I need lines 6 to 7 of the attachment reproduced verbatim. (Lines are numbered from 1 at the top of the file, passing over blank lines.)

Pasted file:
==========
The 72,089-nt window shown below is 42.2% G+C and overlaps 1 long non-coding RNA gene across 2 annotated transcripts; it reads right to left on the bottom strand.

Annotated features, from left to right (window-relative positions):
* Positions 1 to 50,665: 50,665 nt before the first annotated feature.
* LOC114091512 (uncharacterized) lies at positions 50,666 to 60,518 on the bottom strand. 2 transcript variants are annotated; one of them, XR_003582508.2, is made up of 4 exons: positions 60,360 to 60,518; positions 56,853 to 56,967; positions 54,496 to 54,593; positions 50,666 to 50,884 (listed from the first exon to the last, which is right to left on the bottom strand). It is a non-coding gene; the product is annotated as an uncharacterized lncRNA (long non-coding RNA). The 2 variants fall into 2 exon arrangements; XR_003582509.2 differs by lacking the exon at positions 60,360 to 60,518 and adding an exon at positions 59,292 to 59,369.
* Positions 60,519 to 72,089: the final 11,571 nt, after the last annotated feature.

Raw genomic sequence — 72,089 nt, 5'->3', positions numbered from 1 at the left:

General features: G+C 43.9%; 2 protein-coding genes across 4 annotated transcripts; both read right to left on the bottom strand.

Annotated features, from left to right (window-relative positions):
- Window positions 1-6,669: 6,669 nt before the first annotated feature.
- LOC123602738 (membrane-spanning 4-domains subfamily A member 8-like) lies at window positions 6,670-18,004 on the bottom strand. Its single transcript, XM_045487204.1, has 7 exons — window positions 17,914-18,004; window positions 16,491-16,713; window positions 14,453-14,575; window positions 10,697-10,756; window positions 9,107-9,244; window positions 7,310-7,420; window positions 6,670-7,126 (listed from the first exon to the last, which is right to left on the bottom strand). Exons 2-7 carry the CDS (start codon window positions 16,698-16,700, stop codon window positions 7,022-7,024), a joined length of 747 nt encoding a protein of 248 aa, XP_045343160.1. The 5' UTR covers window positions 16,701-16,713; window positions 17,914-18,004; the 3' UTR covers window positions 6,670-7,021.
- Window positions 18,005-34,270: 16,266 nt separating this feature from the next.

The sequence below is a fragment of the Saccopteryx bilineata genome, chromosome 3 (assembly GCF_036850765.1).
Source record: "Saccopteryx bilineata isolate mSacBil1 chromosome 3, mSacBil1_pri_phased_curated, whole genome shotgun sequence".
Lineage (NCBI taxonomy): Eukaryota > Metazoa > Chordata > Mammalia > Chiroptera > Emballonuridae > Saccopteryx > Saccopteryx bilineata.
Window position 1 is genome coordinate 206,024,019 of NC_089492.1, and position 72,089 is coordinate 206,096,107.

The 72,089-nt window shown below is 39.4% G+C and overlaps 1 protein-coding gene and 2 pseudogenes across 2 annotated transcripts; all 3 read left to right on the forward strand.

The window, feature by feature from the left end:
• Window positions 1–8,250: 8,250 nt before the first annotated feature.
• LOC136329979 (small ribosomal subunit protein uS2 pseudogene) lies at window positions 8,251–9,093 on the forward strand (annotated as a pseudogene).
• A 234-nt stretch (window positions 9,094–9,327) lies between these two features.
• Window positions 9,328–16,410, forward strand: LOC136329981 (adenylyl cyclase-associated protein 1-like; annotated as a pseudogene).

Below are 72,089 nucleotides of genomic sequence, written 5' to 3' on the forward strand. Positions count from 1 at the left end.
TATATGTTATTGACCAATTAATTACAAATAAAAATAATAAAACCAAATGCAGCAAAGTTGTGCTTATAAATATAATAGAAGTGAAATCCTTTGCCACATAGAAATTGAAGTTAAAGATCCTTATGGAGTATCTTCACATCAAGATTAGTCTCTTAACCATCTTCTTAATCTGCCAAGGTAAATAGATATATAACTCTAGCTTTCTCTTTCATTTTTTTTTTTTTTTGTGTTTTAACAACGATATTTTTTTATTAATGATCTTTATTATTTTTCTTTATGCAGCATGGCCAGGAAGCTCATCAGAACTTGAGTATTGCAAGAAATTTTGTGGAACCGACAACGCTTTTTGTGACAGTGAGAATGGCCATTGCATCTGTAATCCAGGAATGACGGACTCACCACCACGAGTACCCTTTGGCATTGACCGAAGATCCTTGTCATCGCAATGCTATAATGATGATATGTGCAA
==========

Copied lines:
Raw genomic sequence — 72,089 nt, 5'->3', positions numbered from 1 at the left:

General features: G+C 43.9%; 2 protein-coding genes across 4 annotated transcripts; both read right to left on the bottom strand.